BAC­TE­RIAL IN­FEC­TIONS

/FTEN BATHING THE HORSE IS ALL THAT IS NEEDED TO CURB THE IN­FEC­TION.

EQUUS - - Eq In Brief -

Healthy, un­bro­ken skin forms a se­cure bar­rier that keeps se­ri­ous pathogens out of a horse’s body. When that bar­rier is com­pro­mised—by chap­ping and crack­ing, or the scratch­ing prompted by itch, for ex­am­ple—bac­te­ria may find a path to es­tab­lish sec­ondary in­fec­tions. The cul­prit is likely to be a bac­terium that is nor­mally a res­i­dent on the sur­face of the skin, such as Sta­phy­lo­coc­cus au­reus or S. in­ter­medius.

“S. au­reus is a com­mon or­gan­ism found on skin. If you are healthy, this small num­ber of staph

bac­te­ria on your skin won’t cause any prob­lems,” says Rosanna Marsella, DVM, DACVD, of the Univer­sity of Florida in Gainesvill­e. “If you or your horse de­velop a skin dis­ease, in­flam­ma­tion or dam­age, the staph bac­te­ria in­crease in num­ber, and this can lead to a bac­te­rial in­fec­tion. About 99 per­cent of the time, if you have skin dis­ease, you also have a staph in­fec­tion, which also sig­nif­i­cantly con­trib­utes to itch­i­ness.”

When the staph bac­te­ria in­fect the hair fol­li­cles, firm, pus-filled nod­ules form then de­velop into crusty ar­eas. “This in­fec­tion fre­quently causes scabs that many peo­ple think is a fun­gus on their horse,” says Marsella. “A true fun­gal in­fec­tion is rare; what of­ten looks like fun­gus is Sta­phy­lo­coc­cus. This is why you shouldn’t be us­ing an­ti­fun­gal treat­ment, like io­dine, on con­di­tions like rain­rot. It’s bet­ter to use ben­zoyl per­ox­ide or chlorhex­i­dine be­cause you are ac­tu­ally try­ing to kill bac­te­ria.”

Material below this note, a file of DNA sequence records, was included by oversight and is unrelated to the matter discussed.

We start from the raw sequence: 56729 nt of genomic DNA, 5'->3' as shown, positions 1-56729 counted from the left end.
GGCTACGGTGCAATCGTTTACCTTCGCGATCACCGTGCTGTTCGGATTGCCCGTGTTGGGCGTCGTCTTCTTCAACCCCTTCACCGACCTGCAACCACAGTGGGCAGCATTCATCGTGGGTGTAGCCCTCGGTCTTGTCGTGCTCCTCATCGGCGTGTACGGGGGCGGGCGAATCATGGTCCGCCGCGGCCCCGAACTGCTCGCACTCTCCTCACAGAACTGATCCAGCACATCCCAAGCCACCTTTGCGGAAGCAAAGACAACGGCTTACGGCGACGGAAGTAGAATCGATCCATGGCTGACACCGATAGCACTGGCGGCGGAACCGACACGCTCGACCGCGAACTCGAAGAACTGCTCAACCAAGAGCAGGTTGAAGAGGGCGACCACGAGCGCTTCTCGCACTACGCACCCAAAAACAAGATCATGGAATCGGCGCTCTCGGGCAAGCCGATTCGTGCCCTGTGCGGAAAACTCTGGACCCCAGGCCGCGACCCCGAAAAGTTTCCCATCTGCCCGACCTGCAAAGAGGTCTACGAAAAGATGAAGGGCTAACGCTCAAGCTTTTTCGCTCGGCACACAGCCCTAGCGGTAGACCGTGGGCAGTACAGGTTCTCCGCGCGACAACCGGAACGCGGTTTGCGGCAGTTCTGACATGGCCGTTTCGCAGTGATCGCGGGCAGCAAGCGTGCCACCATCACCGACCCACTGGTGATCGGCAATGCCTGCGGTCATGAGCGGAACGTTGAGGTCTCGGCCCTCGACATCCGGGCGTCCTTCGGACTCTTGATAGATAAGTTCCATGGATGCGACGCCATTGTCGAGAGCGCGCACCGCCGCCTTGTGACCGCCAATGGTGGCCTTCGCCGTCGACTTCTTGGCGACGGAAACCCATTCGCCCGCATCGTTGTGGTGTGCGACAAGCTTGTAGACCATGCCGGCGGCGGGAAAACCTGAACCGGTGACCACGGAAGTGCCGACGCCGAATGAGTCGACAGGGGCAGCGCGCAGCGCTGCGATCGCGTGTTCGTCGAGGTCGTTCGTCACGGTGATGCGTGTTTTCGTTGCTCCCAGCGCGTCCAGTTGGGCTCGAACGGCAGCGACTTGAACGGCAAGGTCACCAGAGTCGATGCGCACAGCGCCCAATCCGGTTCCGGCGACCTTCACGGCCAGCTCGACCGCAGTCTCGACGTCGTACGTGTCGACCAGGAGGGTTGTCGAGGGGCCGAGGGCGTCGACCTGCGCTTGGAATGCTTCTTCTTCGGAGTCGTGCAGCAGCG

Of­ten, bathing the horse is all that is needed to curb the in­fec­tion. “For th­ese in­fec­tions, clip­ping and bathing is of­ten the ba­sis of treat­ment,” says Marsella. “Some­times just giv­ing the horse a bath with a med­i­cated sham­poo will kill the bac­te­ria, and then you can fol­low up with some­thing sooth­ing and mois­tur­iz­ing. This can make a dif­fer­ence and help keep the horse com­fort­able.”

STA­PHY­LO­COC­CUS AU­REUS

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